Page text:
is that possibly one of the reasons that the deep recession didn't have a big springback in the economic recovery? >> i think so. that probably won't make the film which bears as many redecember plans reze resemblance of a documentary. not the ill effects. as much as "spinal tap" but not quite as funny. >> ooh! >> yes, i think obamacare, dodd/frank, the spector of increasing taxes. as you said, we'll have to pay back that debt sometime. whether it's in the president's plans now or whether it's the post-election surprise, there is a lot of pressure being put on the private sector right now. and i think if you talk to people, and you talk to businesspeople all the time, they are not aiming to greatly expand their work force right now. they're nervous about tax hikes. they don't know where we're going in terms of -- >> they don't like obamacare. >> they don't like it. >> i was down at the business roundtable moderating a panel. i guess it was last week. that's all the 220 biggest shots in the corporate world.
and they don't want to make a commitment until they know what the tax hikes are going to be, what the regulatory are going to be, they just don't like obamacare. but mark simone, i don't think they had a section on gasoline prices. >> no, that's another thing. >> did they forget that? >> when he took office, the conditions were so horrible. you had unemployment at 7%. what is it now? 8.5%. >> ooh. >> you had horrifying gas prices. they were up to $2 a gallon. now they're double that. >> you have taken this completely out of history. first of all, unemployment was on the rise. when he came into office, almost all of the jobs that were lost in this administration were lost in the first year because of the bush recession. we've had 4 million new jobs created in the past two years. private sector jobs because of this recovery. don't act like we -- like he walked in and everything was great. anybody who has historical knowledge knows that's not true. >> 1% up in the job numbers. at the current rate it's growing, we'll be back to full-rate employment at 2019.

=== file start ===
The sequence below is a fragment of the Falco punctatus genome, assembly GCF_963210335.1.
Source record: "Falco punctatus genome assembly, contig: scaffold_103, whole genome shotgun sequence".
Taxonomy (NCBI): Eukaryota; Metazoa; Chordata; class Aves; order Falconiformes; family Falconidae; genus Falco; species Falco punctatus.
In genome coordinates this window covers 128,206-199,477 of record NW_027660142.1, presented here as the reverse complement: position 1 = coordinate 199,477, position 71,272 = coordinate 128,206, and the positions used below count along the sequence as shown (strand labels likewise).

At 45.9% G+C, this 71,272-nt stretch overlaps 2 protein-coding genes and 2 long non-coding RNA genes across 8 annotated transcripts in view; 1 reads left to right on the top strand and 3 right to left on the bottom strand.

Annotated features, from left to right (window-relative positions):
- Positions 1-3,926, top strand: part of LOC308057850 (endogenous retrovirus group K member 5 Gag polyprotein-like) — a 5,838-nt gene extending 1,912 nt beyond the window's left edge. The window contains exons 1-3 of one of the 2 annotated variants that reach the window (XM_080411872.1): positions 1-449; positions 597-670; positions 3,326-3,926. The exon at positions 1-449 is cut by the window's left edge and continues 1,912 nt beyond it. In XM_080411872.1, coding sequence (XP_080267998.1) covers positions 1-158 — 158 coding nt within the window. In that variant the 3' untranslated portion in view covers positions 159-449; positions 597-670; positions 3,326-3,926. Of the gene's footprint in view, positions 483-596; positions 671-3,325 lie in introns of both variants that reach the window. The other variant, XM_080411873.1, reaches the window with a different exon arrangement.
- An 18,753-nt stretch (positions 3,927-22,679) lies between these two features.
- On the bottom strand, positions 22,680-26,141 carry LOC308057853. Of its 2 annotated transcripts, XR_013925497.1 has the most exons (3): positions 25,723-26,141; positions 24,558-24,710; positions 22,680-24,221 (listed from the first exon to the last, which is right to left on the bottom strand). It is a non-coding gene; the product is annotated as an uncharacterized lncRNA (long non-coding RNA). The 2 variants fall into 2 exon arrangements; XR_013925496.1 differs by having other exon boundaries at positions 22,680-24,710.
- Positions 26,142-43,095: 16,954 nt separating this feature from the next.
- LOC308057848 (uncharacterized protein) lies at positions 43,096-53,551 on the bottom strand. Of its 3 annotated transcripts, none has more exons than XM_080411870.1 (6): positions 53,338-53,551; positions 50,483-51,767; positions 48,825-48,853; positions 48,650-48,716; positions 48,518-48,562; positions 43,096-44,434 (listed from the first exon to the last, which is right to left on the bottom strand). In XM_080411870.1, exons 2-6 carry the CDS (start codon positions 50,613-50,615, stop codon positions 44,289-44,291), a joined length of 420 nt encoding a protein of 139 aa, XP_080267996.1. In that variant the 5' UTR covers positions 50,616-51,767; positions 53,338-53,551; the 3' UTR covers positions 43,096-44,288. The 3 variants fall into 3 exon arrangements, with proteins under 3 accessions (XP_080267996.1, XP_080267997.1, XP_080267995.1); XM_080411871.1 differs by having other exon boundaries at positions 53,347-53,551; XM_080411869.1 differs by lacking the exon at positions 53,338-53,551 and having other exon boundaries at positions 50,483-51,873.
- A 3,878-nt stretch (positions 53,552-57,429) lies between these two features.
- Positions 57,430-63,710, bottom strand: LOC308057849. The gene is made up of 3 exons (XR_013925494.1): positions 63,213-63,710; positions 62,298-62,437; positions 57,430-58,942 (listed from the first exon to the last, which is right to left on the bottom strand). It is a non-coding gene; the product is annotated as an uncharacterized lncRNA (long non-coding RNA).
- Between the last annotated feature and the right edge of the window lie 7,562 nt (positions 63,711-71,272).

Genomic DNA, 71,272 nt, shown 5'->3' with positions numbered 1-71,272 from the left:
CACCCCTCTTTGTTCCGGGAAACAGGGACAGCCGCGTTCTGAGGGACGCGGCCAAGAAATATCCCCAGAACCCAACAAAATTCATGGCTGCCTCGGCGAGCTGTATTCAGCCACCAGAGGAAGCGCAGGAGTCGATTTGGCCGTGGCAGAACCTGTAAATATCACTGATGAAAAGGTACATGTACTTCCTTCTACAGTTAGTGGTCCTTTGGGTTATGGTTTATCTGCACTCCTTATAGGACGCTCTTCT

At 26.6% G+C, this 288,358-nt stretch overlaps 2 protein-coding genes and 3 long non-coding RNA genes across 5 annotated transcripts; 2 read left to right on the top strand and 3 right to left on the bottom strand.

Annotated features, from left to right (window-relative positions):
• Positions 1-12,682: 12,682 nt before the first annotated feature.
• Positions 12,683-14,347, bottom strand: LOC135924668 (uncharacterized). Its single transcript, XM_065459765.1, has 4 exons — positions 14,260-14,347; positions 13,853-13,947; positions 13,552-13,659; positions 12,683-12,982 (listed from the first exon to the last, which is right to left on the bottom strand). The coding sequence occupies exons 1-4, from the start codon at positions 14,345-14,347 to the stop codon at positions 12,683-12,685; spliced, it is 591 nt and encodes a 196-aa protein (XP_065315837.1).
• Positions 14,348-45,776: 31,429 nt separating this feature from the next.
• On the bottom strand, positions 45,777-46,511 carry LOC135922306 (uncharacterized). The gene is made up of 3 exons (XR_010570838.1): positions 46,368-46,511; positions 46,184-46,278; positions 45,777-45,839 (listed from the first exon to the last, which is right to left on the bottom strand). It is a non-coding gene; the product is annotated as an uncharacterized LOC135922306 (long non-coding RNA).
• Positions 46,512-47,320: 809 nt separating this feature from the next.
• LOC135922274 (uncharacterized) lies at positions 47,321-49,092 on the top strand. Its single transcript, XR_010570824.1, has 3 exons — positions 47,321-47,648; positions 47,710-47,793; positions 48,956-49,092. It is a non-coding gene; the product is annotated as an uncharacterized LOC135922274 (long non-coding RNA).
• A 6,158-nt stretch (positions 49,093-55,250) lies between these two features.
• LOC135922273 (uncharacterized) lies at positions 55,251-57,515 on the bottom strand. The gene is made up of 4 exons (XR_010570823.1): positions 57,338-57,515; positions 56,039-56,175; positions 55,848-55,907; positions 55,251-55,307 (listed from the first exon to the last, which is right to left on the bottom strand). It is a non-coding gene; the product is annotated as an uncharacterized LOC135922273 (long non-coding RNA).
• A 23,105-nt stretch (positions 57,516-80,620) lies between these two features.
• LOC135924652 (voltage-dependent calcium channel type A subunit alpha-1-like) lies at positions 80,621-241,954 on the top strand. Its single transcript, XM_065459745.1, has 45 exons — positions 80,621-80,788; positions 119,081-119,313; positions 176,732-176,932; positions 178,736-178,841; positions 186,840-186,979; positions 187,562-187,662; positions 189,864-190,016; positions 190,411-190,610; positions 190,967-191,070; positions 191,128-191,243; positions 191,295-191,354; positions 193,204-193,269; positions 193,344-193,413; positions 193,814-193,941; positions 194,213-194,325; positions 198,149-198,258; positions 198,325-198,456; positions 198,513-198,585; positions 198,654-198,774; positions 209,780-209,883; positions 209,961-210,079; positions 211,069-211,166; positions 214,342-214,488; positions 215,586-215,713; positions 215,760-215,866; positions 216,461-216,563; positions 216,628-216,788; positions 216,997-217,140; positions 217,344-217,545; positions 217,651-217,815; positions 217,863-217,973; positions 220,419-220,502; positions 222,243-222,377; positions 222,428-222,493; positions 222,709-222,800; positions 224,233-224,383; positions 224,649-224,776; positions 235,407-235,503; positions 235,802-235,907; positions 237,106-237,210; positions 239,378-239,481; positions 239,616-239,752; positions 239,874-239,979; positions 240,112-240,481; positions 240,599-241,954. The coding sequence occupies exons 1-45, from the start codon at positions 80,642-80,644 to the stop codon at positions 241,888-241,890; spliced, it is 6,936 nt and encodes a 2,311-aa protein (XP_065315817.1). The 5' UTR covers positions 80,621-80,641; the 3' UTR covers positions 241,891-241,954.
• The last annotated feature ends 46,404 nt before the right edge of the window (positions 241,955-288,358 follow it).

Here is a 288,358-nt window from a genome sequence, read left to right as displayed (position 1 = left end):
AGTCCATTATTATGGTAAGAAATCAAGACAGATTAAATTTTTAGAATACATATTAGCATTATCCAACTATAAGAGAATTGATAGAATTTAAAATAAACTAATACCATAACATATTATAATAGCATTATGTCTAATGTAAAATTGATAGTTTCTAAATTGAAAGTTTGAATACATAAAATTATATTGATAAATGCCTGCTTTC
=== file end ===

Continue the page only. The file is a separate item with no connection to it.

>> when ronald reagan was president -- i'm sure larry knows this because he was there -- the unemployment rate never dipped below 7% until the sixth year of his administration. and you guys are criticizing this guy who inherited the worst economic recession? >> much faster rate. >> his high is 11, 10.8%. getting to 7% was one heck of a thing. jennifer, i want to come back, though. mark simone kind of glossed over this. i always believed the detroit bailout of general motors and chrysler was, in fact, a union uaw bailout who owned big chunks of this corporation and the bondholders got completely screwed, senior bond holders. and wouldn't a car business have had to downsize dramatically anyway? wasn't that the real story? >> yes, and they may still have to because we allowed general motors to get through this process, and chrysler as well, now fiat, to get through this process without restructuring their labor costs and contracts. they probably still are going to have a period of time where they're overproducing their